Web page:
be the optimum for all wastewater streams sorption decrease, leading to an ultimate satura-
M.N.V. Ravi Kumar / Reactive & Functional Polymers 46 (2000) 1 – 27 13

tion value beyond which further sorption is not range 2.0–7.0 the dye-binding capacity of chitin
possible. was shown to be stable, while chitosan formed
gels below pH 5.5 and could not be evaluated.
6.6.2.2. Dye-binding properties of chitin and
chitosan 6.7. Paper finishing
Knorr examined the dye-binding properties
by weighing 0.5 or 2.0 g chitin or chitosan in Chitosan has been reported to impart wet
centrifuge tubes, adding 20 g of aqueous dye strength to paper [117]. Hydroxymethyl chitin
solution (5 to 49 mg dye / l) and then shaking and other water-soluble derivatives are useful
the closed centrifuge tubes for 30 min at 200 end additives in paper making. This polymer,
rpm in a horizontal position. The samples were although potentially available in large quan-
then centrifuged for 35 min at 45003g, the tities, never became a commercially significant
supernatant decanted and the water uptake of product. The entrepreneur in paper making can
chitin and chitosan determined after Sosulski utilize this polymer for better finish paper
[113]. The absorbance of the supernatant was properties.
measured at 505 nm using decolorized water as
a blank. The weight of the supernatant was used 6.8. Solid-state batteries
as the basis for the calculation of the total
amount of dye bound or released. pH adjust- Chitosan is insoluble in water. This poses a
ment was carried out by using either 10 ml of a problem in the fabrication of solid-state proton-
commercial buffer solution or by adding 0.1 M conducting batteries because there will not be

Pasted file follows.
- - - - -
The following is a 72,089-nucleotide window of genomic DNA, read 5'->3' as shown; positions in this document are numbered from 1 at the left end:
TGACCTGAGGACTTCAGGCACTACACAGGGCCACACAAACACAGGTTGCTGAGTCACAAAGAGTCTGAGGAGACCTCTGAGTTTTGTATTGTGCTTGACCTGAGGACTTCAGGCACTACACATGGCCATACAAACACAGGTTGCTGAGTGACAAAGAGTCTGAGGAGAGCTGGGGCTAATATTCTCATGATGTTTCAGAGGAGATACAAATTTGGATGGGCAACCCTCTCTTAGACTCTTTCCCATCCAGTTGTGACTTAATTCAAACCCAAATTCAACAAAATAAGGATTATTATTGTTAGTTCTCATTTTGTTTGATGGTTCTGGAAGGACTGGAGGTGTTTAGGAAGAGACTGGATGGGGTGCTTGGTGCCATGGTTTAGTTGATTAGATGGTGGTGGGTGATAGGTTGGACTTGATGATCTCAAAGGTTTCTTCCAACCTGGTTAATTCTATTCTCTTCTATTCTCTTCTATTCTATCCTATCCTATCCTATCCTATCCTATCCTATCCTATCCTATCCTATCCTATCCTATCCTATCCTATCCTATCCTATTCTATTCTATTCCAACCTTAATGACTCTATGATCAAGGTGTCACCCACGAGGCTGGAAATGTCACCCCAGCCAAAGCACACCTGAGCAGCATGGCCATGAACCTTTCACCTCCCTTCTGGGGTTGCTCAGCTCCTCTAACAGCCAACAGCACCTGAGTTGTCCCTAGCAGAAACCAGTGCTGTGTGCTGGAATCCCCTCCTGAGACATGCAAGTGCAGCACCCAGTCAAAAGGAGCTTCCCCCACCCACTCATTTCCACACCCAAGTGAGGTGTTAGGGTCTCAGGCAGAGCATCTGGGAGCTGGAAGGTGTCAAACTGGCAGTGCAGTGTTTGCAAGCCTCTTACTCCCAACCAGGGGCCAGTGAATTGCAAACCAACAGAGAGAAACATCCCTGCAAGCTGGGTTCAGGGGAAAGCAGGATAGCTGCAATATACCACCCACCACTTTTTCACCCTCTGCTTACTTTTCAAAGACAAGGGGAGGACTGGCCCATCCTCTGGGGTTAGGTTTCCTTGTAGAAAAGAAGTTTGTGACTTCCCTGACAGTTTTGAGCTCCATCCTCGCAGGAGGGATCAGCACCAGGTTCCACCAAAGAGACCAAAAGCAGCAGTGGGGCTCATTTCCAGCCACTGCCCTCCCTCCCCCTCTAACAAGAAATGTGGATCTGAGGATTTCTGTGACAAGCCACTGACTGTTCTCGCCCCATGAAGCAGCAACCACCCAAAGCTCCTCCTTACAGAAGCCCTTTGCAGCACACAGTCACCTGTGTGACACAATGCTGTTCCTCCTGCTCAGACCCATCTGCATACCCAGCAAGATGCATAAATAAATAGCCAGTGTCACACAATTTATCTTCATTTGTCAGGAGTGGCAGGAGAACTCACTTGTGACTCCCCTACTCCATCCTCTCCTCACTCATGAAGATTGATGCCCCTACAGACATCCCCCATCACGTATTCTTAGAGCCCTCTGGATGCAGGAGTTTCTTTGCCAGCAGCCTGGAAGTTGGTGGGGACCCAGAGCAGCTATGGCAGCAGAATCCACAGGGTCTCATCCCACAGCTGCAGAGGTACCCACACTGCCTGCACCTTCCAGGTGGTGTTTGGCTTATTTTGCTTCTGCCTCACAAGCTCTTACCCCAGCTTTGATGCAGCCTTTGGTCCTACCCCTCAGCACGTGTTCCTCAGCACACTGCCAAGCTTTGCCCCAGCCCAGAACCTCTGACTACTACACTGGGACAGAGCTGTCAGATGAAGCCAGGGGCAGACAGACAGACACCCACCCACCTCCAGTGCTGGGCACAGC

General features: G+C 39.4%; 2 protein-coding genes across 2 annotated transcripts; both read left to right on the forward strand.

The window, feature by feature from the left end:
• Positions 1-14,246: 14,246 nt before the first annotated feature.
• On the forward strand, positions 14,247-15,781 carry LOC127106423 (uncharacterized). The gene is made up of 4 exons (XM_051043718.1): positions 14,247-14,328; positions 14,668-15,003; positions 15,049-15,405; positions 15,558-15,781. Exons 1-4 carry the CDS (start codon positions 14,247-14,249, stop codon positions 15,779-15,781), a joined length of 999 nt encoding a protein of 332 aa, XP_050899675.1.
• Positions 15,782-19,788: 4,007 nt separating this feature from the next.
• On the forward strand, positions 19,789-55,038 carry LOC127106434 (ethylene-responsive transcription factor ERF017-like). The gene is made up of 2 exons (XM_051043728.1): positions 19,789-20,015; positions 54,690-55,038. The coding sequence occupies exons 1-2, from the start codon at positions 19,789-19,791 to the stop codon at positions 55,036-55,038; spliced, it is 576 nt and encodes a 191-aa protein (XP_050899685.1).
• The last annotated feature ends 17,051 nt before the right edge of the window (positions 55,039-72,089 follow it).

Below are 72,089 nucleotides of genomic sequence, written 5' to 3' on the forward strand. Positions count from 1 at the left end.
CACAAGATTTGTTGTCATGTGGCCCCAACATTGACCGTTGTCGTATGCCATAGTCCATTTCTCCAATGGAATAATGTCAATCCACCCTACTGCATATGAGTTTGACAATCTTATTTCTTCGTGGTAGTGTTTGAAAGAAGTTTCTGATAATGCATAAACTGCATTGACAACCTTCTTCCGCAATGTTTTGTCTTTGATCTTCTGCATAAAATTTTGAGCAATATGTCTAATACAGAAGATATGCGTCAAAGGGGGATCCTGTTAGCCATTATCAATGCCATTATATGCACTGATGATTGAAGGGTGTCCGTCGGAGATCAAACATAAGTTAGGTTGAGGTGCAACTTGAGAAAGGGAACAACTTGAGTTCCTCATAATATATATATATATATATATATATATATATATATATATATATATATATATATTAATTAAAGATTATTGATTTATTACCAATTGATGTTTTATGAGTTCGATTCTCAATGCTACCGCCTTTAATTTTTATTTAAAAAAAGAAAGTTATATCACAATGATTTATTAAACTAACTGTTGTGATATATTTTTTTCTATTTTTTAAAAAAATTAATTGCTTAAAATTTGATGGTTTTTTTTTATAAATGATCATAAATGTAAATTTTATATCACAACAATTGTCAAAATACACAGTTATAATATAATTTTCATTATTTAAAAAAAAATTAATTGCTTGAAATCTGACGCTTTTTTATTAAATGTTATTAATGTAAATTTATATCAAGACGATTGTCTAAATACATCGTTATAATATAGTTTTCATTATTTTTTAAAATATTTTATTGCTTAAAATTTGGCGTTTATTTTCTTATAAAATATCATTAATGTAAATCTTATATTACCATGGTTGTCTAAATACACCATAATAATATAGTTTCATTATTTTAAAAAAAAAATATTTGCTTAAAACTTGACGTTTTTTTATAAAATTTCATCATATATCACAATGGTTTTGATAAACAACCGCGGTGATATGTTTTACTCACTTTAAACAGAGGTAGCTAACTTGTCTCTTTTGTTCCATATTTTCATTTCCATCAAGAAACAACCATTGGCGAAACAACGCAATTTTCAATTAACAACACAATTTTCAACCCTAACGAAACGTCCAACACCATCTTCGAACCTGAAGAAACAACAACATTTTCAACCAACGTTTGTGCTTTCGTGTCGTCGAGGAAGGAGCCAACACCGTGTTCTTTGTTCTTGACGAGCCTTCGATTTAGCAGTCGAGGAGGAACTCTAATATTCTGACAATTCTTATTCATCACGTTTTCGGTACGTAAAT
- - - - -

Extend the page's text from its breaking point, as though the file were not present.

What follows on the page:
HCl to a slurry of 0.5 g chitin / chitosan and 10 any water present in the chitosan which can act
ml of dye solution. After stirring for 15 min, the as a source of hydrogen ions. In other words,
pH was readjusted and deionized water added to the proton-conducting polymer needed for solid-
20.5 g total weight. Chitosan formed gels at pH state battery application cannot be obtained
values below 5.5 and no dye-binding measure- from chitosan alone. Chitosan is a biopolymer
ments could be obtained. which can provide ionic conductivity when
The effects of dye concentration and chitin / dissolved in acetic acid. The conductivity is due
chitosan dye solution ratios on dye-binding to the presence of protons from the acetic acid
capacity and water uptake of chitin and chitosan solution. The transport of these protons is
are discussed in detail elsewhere [114]. Marked thought to occur through many microvoids in
differences between water uptake of chitin and the polymer since the dielectric constants from
chitosan exist with chitosan taking more water piezoelectric studies are small. The choice of a
than chitin. The difference may be due to more suitable electrode material may produce a
differences in crystallinity of the products or better battery system [118].
due to differences in the amount of salt-forming
groups [115]. Differences in the amount of 6.9. Drug-delivery systems
covalently bound protein residue might also
affect water uptake. Controlled-release technology emerged dur-
Dye concentrations had no marked effect on ing the 1980s as a commercially sound meth-
the water uptake but correlated significantly odology. The achievement of predictable and
with the dye-binding capacity of chitin and reproducible release of an agent into a specific
chitosan [116]. The effect of pH on the dye- environment over an extended period of time